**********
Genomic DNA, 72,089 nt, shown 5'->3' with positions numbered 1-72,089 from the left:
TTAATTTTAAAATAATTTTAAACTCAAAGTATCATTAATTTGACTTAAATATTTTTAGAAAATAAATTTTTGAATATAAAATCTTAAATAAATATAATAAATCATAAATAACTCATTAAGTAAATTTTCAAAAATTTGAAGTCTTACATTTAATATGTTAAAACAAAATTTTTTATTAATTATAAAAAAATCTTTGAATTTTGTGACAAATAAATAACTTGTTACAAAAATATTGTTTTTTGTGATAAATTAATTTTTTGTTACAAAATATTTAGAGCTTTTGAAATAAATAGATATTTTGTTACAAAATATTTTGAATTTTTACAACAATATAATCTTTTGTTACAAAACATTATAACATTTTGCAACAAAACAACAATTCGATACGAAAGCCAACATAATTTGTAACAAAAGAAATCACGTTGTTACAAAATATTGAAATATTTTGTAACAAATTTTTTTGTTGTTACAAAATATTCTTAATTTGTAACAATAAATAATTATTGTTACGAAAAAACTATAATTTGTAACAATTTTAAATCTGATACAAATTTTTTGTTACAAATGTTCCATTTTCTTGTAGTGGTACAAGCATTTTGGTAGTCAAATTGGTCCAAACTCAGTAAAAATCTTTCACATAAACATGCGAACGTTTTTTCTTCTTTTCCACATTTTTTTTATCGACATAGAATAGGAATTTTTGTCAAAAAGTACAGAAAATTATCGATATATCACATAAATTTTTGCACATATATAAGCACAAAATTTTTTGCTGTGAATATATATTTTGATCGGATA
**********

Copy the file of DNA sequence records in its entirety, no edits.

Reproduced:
Genomic DNA, 72,089 nt, shown 5'->3' with positions numbered 1-72,089 from the left:
TTAATTTTAAAATAATTTTAAACTCAAAGTATCATTAATTTGACTTAAATATTTTTAGAAAATAAATTTTTGAATATAAAATCTTAAATAAATATAATAAATCATAAATAACTCATTAAGTAAATTTTCAAAAATTTGAAGTCTTACATTTAATATGTTAAAACAAAATTTTTTATTAATTATAAAAAAATCTTTGAATTTTGTGACAAATAAATAACTTGTTACAAAAATATTGTTTTTTGTGATAAATTAATTTTTTGTTACAAAATATTTAGAGCTTTTGAAATAAATAGATATTTTGTTACAAAATATTTTGAATTTTTACAACAATATAATCTTTTGTTACAAAACATTATAACATTTTGCAACAAAACAACAATTCGATACGAAAGCCAACATAATTTGTAACAAAAGAAATCACGTTGTTACAAAATATTGAAATATTTTGTAACAAATTTTTTTGTTGTTACAAAATATTCTTAATTTGTAACAATAAATAATTATTGTTACGAAAAAACTATAATTTGTAACAATTTTAAATCTGATACAAATTTTTTGTTACAAATGTTCCATTTTCTTGTAGTGGTACAAGCATTTTGGTAGTCAAATTGGTCCAAACTCAGTAAAAATCTTTCACATAAACATGCGAACGTTTTTTCTTCTTTTCCACATTTTTTTTATCGACATAGAATAGGAATTTTTGTCAAAAAGTACAGAAAATTATCGATATATCACATAAATTTTTGCACATATATAAGCACAAAATTTTTTGCTGTGAATATATATTTTGATCGGATA